Solar cell 'game changer' mimics the work of plants

By Jodi Delapaz

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WASHINGTON, Aug. 4, 2016 - A solar cell that converts atmospheric carbon dioxide directly into usable hydrocarbon fuel cheaply and efficiently - and uses only sunlight for energy - has been engineered by researchers at the University of Illinois at Chicago (UIC). The technology could be a “game-changer” for the solar industry, the team says.

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Conventional solar cells convert sunlight into electricity that must be stored in heavy batteries. The new device is an “artificial leaf” that essentially does the work that plants do.

While plants produce fuel in the form of sugar, the artificial leaf delivers syngas, or synthesis gas, a mixture of hydrogen gas and carbon monoxide. Syngas can be burned directly, or converted into diesel or other hydrocarbon fuels.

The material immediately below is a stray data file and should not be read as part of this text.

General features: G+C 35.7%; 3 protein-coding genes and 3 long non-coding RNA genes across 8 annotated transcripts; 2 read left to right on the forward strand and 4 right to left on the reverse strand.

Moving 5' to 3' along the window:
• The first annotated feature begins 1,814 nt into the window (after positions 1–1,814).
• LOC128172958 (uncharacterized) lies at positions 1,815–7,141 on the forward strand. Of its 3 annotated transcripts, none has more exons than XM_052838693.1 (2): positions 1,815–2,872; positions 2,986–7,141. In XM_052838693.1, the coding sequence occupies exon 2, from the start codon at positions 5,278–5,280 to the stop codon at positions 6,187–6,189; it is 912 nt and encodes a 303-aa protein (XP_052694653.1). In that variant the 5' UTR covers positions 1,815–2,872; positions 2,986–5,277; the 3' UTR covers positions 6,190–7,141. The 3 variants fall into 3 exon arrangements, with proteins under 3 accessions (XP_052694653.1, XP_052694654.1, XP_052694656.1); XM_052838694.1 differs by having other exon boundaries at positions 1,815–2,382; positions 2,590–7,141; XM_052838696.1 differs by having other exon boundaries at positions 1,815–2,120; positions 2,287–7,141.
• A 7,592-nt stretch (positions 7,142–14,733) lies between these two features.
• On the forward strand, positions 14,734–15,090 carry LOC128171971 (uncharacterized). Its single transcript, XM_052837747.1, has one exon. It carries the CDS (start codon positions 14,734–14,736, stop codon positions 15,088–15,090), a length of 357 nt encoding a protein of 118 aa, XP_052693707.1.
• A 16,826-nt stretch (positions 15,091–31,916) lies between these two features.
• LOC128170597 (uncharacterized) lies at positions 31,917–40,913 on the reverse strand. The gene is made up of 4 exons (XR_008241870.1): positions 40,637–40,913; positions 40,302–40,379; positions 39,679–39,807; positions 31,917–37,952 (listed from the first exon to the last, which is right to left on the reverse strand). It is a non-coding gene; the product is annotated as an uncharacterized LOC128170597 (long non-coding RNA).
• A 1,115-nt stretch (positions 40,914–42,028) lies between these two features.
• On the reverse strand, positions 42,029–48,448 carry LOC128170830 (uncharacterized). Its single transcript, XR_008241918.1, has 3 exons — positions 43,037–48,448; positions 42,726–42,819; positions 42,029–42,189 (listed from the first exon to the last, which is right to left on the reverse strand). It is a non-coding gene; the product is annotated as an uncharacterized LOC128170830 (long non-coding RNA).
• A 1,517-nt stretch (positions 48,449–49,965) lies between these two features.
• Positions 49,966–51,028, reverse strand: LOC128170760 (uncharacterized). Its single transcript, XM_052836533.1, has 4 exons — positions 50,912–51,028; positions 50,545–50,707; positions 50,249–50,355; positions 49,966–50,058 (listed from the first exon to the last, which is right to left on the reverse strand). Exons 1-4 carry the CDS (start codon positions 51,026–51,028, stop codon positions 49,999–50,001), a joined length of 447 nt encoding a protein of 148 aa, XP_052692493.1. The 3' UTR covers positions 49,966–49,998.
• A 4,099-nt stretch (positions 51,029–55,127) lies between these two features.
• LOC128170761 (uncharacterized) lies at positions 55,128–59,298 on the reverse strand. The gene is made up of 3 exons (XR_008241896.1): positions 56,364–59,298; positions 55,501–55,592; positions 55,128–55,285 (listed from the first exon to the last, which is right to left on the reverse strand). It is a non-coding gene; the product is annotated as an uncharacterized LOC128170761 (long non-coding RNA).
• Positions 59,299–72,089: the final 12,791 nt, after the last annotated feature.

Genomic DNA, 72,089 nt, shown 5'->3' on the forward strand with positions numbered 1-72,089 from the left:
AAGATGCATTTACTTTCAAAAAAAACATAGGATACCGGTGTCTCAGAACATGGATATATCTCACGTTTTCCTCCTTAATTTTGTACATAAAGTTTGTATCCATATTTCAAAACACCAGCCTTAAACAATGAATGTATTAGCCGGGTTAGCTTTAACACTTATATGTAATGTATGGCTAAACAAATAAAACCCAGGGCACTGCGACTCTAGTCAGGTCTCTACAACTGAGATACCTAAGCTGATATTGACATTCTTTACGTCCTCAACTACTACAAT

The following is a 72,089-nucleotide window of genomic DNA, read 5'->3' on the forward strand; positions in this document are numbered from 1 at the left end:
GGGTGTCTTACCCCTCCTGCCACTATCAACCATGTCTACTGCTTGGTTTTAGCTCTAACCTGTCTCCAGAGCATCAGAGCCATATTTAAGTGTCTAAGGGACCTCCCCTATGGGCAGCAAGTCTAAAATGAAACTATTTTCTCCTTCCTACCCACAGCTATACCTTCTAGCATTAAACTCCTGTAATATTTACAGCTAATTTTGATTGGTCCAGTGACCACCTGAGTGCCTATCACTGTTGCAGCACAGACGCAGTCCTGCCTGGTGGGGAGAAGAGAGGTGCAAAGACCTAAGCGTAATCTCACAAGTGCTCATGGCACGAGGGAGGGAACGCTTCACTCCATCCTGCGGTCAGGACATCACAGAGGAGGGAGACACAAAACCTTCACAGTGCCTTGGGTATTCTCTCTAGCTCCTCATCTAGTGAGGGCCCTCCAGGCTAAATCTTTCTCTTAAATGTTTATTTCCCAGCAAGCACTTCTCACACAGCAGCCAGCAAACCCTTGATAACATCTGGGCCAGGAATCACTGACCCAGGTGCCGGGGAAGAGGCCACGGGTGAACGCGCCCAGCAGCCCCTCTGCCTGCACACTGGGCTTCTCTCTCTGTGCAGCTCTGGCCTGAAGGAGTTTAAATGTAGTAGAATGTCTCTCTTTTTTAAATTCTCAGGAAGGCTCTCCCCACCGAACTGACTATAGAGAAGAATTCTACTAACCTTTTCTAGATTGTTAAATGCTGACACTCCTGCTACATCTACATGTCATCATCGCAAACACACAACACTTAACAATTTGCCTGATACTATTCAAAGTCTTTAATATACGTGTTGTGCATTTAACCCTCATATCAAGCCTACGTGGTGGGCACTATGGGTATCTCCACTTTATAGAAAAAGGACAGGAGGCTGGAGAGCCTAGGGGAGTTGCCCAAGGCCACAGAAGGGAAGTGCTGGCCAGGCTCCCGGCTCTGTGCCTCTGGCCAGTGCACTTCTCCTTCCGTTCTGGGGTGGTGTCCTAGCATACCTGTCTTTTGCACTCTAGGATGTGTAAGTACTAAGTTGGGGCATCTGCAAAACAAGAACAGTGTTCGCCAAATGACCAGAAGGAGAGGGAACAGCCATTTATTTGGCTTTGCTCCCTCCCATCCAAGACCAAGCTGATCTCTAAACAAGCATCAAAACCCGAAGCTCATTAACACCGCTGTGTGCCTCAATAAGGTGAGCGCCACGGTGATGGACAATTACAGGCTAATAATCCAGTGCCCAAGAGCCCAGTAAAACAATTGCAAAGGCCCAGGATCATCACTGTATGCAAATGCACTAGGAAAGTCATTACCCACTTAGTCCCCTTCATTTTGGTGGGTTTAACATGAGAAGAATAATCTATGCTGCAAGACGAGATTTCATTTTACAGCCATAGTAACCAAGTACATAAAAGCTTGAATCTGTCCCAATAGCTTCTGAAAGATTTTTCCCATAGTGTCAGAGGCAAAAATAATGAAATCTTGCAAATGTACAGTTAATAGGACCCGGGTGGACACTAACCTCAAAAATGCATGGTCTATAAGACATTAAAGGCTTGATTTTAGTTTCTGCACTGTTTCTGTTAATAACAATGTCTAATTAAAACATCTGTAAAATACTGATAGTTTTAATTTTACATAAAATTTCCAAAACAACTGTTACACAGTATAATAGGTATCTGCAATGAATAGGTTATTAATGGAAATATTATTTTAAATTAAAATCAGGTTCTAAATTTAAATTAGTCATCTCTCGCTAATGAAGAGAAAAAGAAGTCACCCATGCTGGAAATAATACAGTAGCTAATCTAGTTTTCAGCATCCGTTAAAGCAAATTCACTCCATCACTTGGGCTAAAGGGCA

A solar farm consisting of these artificial leaves could remove significant amounts of carbon from the atmosphere and produce energy-dense fuel efficiently, say the researchers.

“Instead of producing energy in an unsustainable, one-way route from fossil fuels to greenhouse gas, we can now reverse the process and recycle atmospheric carbon into fuel using sunlight,” says Amin Salehi-Khojin, assistant professor of mechanical and industrial engineering at UIC and senior author on the study.

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The technology should be adaptable not only to large-scale use, like solar farms, but also to small-scale applications, Salehi-Khojin says. In the future, he says it may prove useful on Mars, whose atmosphere is mostly carbon dioxide, if the planet is also found to have water.

The ability to turn CO2 into fuel at a cost comparable to a gallon of gasoline would render fossil fuels obsolete, says the team.

The finding is reported in the July 29 issue of Science and was funded by the National Science Foundation and the Energy Department. A provisional patent application has been filed.

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